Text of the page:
Then the set really expands the definition of "folk rock," especially in its '80s disc. You don't usually lump R.E.M. ("Talk About the Passion") and X ("See How We Are") in with "folk rockers," but they have a point. They were examples of how punk and new wave had tentacles going back to The Band.

And finally, this is also the first CD set I've seen that so firmly ties alt-country to folk rock, although Time-Life's choices for Wilco ("Box Full of Letters") and Son Volt ("Loose String") were a bit on the obvious side.

From the Time-Life press release:

"With 71 tracks that run the gamut of folk rock, singer-songwriter, country rock, roots rock and Americana and span over 40 years, Four Decades of Folk Rock is so comprehensive that it not only includes the most important songs of these genres, but also spotlights folk tracks performed by rock bands, rock songs recorded by folk acts and experiments by both along the way: Thin Lizzy performs an Irish folk song, punk rock band X takes on Americana, and comparative newcomer David Gray layers electronica on top of acoustic folk.

"The collection was painstakingly assembled by Grammy nominated producer Ted Myers and acclaimed author and pop culturist Bruce Pollock, and also features tracks by Tim Buckley, The Band, Arlo Guthrie, Richard Thompson and Steve Earle. The set is highlighted by extensive liner notes alongside rare and archival photographs of the artists, taken during the era their songs were first recorded."

Here's the playlist:

Disc One: The 60s

1. Bob Dylan, "Like a Rolling Stone"

2. Barry McGuire, "Eve of Destruction"

3. The Turtles, "It Ain't Me Babe"

4. We Five, "You Were on My Mind"

5. The Lovin Spoonful, "Do You Believe in Magic?"

6. The Byrds, "Turn! Turn! Turn! (To Everything There Is a Season)"

7. The Mamas & the Papas, "Go Where You Wanna Go"

8. Tim Hardin, "Don't Make Promises"

9. Donovan, "Season of the Witch"

10. Fred Neil, "That's the Bag I'm In"

11. The Youngbloods, "Get Together"

12. Jefferson Airplane, "Today"

13. Buffalo Springfield, "For What It's Worth"

14. Tim Buckley, "I Never Asked to Be Your Mountain"

15. Tim Rose, "Morning Dew"

16. The Stone Ponys, "Different Drum"

17. The Band, "I Shall Be Released"

18. Nilsson, "Everybody's Talkin'"


Disc Two: The 70s

1. Crosby, Stills & Nash, "Wooden Ships"

2. Fairport Convention, "Fotheringay"

3. Arlo Guthrie, "Coming into Los Angeles"

4. James Taylor, "Anywhere Like Heaven"

5. Traffic, "John Barleycorn"

6. Grateful Dead, "Box of Rain"

7. Nick Drake, "One of These Things First"

8. Rod Stewart, "Reason to Believe"

9. Don McLean, "American Pie"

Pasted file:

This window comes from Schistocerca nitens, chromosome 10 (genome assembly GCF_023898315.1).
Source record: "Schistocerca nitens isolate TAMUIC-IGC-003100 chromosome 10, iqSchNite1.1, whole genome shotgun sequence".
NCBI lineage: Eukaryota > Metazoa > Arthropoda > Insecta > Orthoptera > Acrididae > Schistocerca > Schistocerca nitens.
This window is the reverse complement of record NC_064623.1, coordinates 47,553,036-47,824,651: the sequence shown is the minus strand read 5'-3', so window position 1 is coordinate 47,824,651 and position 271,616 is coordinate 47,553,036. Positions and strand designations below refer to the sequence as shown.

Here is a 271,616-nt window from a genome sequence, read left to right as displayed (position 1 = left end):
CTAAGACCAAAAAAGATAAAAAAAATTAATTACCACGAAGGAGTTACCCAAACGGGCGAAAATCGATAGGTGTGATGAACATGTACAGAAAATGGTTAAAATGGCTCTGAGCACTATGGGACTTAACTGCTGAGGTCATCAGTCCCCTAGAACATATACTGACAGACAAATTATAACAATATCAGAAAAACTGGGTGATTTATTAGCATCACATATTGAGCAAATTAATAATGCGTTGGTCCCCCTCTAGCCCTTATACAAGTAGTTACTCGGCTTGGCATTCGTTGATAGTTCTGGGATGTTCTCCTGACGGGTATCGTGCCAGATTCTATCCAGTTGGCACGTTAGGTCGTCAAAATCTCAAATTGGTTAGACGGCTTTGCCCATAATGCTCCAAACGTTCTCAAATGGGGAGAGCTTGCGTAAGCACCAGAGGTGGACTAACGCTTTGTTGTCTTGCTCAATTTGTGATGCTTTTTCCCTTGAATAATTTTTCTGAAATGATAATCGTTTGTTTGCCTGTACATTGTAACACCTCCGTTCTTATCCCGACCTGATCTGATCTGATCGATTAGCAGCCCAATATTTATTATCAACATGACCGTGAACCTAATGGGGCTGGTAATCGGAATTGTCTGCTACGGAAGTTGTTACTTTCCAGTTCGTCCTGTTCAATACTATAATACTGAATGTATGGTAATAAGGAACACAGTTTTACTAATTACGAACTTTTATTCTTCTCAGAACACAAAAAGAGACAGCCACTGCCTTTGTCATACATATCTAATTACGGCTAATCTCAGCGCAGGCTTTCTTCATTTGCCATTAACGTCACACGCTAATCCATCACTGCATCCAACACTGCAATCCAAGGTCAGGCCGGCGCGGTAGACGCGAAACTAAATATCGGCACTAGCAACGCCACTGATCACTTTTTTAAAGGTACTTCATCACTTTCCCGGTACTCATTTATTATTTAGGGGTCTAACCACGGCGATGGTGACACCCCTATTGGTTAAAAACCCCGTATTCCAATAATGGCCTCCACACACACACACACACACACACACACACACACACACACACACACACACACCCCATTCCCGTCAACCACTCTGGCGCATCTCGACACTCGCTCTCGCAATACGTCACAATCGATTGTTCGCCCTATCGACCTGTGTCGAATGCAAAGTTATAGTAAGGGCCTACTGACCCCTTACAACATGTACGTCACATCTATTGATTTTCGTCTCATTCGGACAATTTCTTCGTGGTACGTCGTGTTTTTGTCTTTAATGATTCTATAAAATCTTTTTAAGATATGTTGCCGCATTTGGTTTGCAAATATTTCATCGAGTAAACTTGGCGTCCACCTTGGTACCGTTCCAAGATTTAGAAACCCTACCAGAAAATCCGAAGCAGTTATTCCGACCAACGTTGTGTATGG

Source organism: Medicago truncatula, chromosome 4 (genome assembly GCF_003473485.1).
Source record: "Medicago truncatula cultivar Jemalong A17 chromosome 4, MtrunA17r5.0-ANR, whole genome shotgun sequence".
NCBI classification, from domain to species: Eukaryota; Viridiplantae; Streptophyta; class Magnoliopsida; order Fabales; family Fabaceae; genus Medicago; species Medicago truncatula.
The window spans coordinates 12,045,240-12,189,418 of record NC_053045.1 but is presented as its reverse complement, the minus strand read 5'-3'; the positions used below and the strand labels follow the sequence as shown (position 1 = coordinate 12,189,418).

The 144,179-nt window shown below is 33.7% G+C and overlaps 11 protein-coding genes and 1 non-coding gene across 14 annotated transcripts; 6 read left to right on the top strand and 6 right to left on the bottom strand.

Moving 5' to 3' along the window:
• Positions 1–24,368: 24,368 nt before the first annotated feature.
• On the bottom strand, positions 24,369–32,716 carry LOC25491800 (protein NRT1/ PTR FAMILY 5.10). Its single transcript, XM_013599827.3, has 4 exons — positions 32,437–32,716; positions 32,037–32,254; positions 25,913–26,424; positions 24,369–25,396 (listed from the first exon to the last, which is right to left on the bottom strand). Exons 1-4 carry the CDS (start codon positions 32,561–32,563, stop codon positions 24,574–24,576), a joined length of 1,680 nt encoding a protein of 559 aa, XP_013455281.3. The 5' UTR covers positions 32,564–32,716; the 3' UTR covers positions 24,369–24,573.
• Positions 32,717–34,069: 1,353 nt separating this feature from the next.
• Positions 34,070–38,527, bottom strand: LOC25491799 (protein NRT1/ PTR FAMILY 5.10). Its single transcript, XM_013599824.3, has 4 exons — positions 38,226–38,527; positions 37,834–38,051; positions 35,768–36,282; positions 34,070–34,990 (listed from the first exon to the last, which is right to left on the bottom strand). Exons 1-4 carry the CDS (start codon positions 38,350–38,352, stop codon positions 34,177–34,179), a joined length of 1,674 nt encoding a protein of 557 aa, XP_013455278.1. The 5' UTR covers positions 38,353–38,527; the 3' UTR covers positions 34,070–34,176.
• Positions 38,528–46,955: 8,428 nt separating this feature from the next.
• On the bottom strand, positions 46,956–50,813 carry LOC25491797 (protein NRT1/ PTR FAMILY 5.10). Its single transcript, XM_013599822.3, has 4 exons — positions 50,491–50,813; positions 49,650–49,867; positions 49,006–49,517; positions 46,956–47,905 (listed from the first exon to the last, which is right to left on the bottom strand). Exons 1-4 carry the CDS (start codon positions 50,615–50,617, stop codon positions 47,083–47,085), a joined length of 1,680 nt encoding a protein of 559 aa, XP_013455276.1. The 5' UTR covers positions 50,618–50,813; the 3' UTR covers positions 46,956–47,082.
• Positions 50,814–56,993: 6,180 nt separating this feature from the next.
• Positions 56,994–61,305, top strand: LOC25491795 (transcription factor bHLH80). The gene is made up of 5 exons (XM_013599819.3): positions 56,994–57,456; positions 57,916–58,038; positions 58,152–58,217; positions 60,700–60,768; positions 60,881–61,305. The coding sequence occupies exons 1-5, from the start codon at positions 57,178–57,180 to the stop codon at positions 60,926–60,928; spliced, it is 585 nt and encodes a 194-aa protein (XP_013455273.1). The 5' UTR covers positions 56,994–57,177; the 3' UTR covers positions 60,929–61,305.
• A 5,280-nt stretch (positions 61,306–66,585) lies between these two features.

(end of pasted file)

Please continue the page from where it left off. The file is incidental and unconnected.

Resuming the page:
10. Pentangle, "People In the Highway"

11. Jackson Browne, "Rock Me on the Water"

12. Linda Ronstadt, "Birds"

13. Thin Lizzy, "Whiskey in the Jar"

14. Bonnie Raitt, "Love Has No Pride"

15. Joan Baez, "Diamonds and Rust"

16. Steeleye Span, "All Around My Hat"

17. Fleetwood Mac, "Gold Dust Woman"


Disc Three: The 80s

1. Richard & Linda Thompson, "Wall of Death"

2. Dexys Midnight Runners, "Come On Eileen"

3. R.E.M., "Talk About the Passion"

4. The Rain Parade, "What's She Done to Your Mind?"

5. Lone Justice, "Pass It On"

6. The Pogues, "A Pair of Brown Eyes"

7. The Roches, "Love Radiates Around"

8. Steve Earle, "Someday"

9. Suzanne Vega. "Luka"

10. Dave Alvin, "Fourth of July"

11. X, "See How We Are"

12. The Dream Syndicate, "Let It Rain"

13. 10,000 Maniacs, "Don't Talk"

14. The Waterboys, "Fisherman's Blues"

15. Bangles, "Hazy Shade of Winter"

16. The Jayhawks, "Five Cups of Coffee"

17. Lucinda Williams, "Passionate Kisses"

18. Peter Case, "Put Down the Gun"


Disc Four: The 90s and Beyond

1. Steve Wynn, "Carolyn"

2. Sarah McLachlan, "Drawn to the Rhythm"

3. Peter Holsapple & Chris Stamey, "Angels"

4. Uncle Tupelo, "Still Be Around"

5. Indigo Girls, "Galileo"

6. Mazzy Star, "Fade into You"

7. Wilco, "Box Full of Letters"

8. Natalie Merchant, "Where I Go"

9. Son Volt, "Loose String"

10. The Corrs, "Love to Love You"

11. John Hiatt, "Shredding the Document"

12. Shawn Colvin, "Sunny Came Home"

13. Billy Bragg & Wilco, "She Came Along to Me"

14. Sixpence None the Richer, "We Have Forgotten"

15. David Gray, "Babylon"

16. Patty Griffin, "Chief"

17. Anne McCue, "Stupid"

18. Eastmountainsouth, "Rain Come Down"


Surprised at anything on the list or what was left off? Send comments and feedback to Don. Please use a real name to be considered for publication. And check out previous Playlists in our Playlist archive.


Posted on July 6, 2007

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BOOKS - Foxconned.